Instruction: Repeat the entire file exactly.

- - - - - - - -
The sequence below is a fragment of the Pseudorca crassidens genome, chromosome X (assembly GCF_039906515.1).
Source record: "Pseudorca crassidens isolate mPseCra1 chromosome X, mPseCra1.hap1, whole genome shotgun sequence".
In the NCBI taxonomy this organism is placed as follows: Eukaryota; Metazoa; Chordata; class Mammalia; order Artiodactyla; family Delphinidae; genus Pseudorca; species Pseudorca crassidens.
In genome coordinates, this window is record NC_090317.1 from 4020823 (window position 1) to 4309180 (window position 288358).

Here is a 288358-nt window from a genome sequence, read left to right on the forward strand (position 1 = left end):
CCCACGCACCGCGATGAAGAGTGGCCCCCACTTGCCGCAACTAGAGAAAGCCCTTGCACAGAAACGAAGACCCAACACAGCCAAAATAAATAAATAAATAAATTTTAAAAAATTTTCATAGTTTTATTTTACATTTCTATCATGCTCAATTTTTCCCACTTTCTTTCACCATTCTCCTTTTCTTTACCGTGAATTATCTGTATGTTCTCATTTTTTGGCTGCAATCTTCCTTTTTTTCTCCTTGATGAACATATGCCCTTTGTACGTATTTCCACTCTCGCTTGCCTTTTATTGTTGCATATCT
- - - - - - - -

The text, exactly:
The sequence below is a fragment of the Pseudorca crassidens genome, chromosome X (assembly GCF_039906515.1).
Source record: "Pseudorca crassidens isolate mPseCra1 chromosome X, mPseCra1.hap1, whole genome shotgun sequence".
In the NCBI taxonomy this organism is placed as follows: Eukaryota; Metazoa; Chordata; class Mammalia; order Artiodactyla; family Delphinidae; genus Pseudorca; species Pseudorca crassidens.
In genome coordinates, this window is record NC_090317.1 from 4020823 (window position 1) to 4309180 (window position 288358).

Here is a 288358-nt window from a genome sequence, read left to right on the forward strand (position 1 = left end):
CCCACGCACCGCGATGAAGAGTGGCCCCCACTTGCCGCAACTAGAGAAAGCCCTTGCACAGAAACGAAGACCCAACACAGCCAAAATAAATAAATAAATAAATTTTAAAAAATTTTCATAGTTTTATTTTACATTTCTATCATGCTCAATTTTTCCCACTTTCTTTCACCATTCTCCTTTTCTTTACCGTGAATTATCTGTATGTTCTCATTTTTTGGCTGCAATCTTCCTTTTTTTCTCCTTGATGAACATATGCCCTTTGTACGTATTTCCACTCTCGCTTGCCTTTTATTGTTGCATATCT